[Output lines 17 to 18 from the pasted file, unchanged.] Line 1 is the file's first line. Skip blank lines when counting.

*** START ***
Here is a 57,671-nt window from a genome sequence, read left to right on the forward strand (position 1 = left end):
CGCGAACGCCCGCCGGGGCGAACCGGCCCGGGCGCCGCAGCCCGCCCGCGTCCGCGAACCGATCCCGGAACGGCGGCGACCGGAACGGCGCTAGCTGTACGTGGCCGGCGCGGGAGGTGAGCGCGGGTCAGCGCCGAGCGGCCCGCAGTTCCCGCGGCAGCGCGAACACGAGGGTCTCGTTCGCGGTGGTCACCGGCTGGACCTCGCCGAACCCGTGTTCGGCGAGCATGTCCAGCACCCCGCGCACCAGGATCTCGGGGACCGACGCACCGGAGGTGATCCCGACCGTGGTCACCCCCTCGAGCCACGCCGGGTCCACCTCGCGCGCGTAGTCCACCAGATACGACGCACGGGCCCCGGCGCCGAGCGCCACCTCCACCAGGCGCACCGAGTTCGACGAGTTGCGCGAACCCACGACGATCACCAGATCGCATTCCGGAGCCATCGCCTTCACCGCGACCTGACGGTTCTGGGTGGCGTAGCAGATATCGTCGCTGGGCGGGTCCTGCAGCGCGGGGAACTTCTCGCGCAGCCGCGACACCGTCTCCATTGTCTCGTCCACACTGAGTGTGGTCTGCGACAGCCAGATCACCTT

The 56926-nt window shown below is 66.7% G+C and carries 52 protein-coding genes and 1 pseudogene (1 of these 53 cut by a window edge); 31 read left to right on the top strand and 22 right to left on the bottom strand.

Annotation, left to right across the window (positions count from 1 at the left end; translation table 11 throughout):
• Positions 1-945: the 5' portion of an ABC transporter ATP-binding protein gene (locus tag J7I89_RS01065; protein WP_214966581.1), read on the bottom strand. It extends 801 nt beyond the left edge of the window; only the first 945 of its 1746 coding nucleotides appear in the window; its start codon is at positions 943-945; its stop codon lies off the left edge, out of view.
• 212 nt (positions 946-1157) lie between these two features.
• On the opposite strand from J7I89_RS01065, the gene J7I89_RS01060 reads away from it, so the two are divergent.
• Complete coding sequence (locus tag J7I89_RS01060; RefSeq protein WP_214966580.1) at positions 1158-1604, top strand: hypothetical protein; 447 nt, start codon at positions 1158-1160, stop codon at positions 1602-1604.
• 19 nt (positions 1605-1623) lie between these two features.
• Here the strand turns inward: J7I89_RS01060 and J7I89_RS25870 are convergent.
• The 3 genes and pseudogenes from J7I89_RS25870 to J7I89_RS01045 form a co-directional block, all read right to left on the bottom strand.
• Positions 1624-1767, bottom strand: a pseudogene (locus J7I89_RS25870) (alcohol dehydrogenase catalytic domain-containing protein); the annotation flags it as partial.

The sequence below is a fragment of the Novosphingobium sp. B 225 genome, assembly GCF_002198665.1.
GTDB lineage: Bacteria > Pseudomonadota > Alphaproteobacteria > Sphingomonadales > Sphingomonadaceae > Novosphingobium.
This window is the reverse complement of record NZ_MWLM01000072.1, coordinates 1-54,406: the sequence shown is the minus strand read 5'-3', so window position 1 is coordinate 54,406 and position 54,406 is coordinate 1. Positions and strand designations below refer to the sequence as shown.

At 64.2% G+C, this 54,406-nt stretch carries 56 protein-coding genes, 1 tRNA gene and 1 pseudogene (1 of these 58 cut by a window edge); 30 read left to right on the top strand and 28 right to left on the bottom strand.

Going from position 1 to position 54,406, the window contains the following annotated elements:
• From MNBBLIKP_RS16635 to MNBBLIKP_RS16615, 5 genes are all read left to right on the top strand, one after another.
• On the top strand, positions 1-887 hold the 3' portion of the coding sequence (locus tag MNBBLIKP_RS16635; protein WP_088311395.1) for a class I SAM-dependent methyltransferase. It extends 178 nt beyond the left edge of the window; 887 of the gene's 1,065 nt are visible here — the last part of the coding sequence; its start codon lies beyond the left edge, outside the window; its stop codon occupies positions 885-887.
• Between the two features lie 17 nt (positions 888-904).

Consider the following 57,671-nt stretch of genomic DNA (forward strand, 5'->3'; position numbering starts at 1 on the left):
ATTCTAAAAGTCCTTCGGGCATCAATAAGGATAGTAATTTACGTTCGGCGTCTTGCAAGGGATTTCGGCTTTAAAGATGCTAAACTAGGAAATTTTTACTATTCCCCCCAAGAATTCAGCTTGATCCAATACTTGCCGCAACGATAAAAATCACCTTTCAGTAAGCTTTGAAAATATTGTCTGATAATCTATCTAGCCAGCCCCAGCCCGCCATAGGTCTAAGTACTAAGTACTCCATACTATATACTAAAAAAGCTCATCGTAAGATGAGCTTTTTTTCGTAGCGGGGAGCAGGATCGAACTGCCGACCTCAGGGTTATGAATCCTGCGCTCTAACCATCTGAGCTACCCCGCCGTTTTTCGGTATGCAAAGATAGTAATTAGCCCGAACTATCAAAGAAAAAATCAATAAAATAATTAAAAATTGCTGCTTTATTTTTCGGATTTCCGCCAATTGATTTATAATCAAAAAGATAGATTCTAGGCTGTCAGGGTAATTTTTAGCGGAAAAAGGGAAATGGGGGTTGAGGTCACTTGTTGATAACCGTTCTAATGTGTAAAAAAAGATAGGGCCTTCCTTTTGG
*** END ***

Going from position 1 to position 54,406, the window contains the following annotated elements:
• From MNBBLIKP_RS16635 to MNBBLIKP_RS16615, 5 genes are all read left to right on the top strand, one after another.